Tough audience on sanctions delay for Iran

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Vice President Biden and Secretary of State John Kerry on Wednesday urged increasingly skittish senators to postpone new sanctions on Iran.

But President Obama’s envoys found an even tougher audience than they faced when making a similar appeal just two weeks ago.

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“What we’re asking everybody to do is calm down, look hard at what can be achieved and what the realities are,” Kerry told reporters before heading into a meeting with members of the Senate Banking Committee, which is weighing new sanctions on the Iranian energy sector. “If sanctions were to be increased, there are members of [the international] coalition who have put [sanctions] in place who would think we’re dealing in bad faith, and they would bolt.”

Kerry made the comments as lawmakers in both parties are balking at the administration’s offer during recent talks in Geneva to loosen sanctions on Iran.

Critics say the deal would have given Iran more than the international community stood to receive in return.

Sen. Bob Corker (R-Tenn.), the top Republican on the Senate Foreign Relations Committee and a member of the chamber’s Banking panel, said he was “very disappointed” with the closed-door briefing he received from Kerry on Wednesday.

“It was solely an emotional appeal,” Corker said, adding that “generally speaking” Kerry and others told lawmakers to trust them.

“I am stunned that in a classified setting, when you are trying to talk to the very folks that would be originating legislation relative to sanctions, there would be such a lack of specificity,” said Corker. 

The Tennessee senator has threatened to introduce legislation that would make it harder for the administration to loosen sanctions on Iran, which could hamper its ability to negotiate.

Democrats were tight-lipped after leaving a separate briefing with Kerry and Biden. Senate Majority Leader Harry Reid (D-Nev.) declined to answer questions.

“I’m undecided,” Senate Banking Committee Chairman Tim Johnson (D-S.D.) said about moving the sanctions bill.

The Banking panel was briefed by Kerry and Undersecretary of State for political affairs Wendy Sherman, the lead negotiator with Iran.

Biden separately talked to Democrats on the panel and in leadership, who will be making the decision on whether to move any legislation.

Sen. Mark Kirk (R-Ill.), the co-author of sanctions legislation that cleared the Senate unanimously two years ago, said the administration has “very low credibility” with lawmakers.

Kirk vowed to use “every method I have as a senator” to move new legislation imposing tougher sanctions on Iran, perhaps as an amendment to defense legislation expected on the floor next week.

He said Israeli sources told him the interim deal on the table last week, which Iran ended up rejecting, would only have delayed its nuclear program by 24 days in exchange for about $20 billion in sanctions relief.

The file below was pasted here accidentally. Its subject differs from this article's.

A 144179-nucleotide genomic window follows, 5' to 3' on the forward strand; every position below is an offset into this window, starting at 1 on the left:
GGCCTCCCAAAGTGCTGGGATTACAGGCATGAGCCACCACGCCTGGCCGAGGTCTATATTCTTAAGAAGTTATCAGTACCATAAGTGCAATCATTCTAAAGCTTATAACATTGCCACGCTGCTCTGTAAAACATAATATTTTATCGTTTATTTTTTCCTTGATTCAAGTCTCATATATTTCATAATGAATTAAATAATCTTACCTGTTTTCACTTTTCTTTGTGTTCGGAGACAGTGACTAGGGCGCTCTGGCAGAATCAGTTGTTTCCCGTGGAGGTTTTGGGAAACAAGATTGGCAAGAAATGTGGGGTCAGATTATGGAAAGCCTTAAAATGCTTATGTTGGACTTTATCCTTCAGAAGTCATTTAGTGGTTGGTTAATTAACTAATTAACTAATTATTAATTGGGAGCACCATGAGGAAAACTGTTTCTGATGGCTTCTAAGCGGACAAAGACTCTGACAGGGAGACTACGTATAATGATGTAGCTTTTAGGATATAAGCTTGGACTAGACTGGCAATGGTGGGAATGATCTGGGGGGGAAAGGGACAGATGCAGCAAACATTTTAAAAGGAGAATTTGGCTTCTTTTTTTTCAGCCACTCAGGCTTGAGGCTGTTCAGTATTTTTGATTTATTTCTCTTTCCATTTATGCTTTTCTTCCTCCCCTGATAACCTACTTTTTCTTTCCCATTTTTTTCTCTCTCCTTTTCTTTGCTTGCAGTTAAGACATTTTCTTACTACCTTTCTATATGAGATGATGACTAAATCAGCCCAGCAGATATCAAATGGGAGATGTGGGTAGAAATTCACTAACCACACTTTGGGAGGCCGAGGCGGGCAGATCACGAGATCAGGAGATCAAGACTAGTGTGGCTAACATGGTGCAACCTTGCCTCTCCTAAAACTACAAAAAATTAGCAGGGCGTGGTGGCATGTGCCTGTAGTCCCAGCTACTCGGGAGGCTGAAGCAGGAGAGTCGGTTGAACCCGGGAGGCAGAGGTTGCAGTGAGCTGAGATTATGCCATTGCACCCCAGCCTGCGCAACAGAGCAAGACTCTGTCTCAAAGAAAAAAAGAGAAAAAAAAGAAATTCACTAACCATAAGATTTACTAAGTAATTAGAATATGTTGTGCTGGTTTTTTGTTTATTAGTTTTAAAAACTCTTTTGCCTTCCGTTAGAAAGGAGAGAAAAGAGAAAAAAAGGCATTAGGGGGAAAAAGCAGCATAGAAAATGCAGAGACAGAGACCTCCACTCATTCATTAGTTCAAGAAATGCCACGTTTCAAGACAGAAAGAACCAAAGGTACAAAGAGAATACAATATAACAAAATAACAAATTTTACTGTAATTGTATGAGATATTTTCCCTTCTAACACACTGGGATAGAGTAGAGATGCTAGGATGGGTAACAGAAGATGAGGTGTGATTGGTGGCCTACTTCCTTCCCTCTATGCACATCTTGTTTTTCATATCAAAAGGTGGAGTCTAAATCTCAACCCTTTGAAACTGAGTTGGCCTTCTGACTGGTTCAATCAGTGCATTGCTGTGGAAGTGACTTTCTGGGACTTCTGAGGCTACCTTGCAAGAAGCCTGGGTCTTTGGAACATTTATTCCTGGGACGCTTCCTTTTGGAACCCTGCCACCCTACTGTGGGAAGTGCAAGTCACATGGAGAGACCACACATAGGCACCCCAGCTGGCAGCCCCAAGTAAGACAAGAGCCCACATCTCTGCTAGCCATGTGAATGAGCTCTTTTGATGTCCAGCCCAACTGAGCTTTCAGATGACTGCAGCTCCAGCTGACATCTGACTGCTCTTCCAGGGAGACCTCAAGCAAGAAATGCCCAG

Kirk also expressed outrage that administration officials had dismissed Israeli estimates about the limited impact on Iran’s nuclear program.

“Today is the day in which I witnessed the future of nuclear war in the Middle East,” he said. “The best way to prevent that from happening is to continue sanctions.”

He predicted 90 percent of senators would vote for new sanctions if given the chance.

The administration is also taking a drubbing in the House, which voted 400-20 back in July for sanctions similar to the ones now under consideration in the Senate. 

The chairman and ranking member of the House Foreign Affairs panel are considering ways to put pressure on the administration to tighten their demands on Iran, The Hill has learned. 

“Our next step will probably be a resolution in the House, which will express the necessity of going into these negotiations with a stronger bargaining position,” said Rep. Ed Royce (R-Calif.). “And that bargaining position would include additional sanctions.” 

Rep. Eliot Engel (D-N.Y.) suggested the effort could take the form of a lower-impact letter to the administration, however.

“We don’t feel that we should just sit quietly because we’ve done our work” by passing the sanctions bill over the summer, Engel said. “We think that we need to comment on what we think the next step should be, both in terms of what the Senate should do and what negotiations should do.”

Separately, four House members — Reps. Brad Sherman (D-Calif.), Michael McCaul (R-Texas), Peter Roskam (R-Ill.) and Grace Meng (D-N.Y.) — are circulating a letter urging Reid and Senate Minority Leader Mitch McConnell (R-Ky.) to bring up sanctions legislation.

“We urge you and your colleagues in the Senate to act swiftly to continue consideration of rigorous Iran sanctions legislation,” they write. 

“The possibility of tighter sanctions will enhance our leverage in the nuclear standoff between the Iran’s Supreme Leader and the international community.”

Members of both parties delivered the same message earlier in the day during a House hearing on Iran.

“With diplomatic talks resuming in seven days,” said Rep. Ted Deutch (Fla.), the top Democrat on the House Foreign Affairs panel on the Middle East, “I urge our Senate colleagues to continue to advance on sanctions legislation, because the crushing economic sanctions are forcing the Iranians to the negotiating table.”

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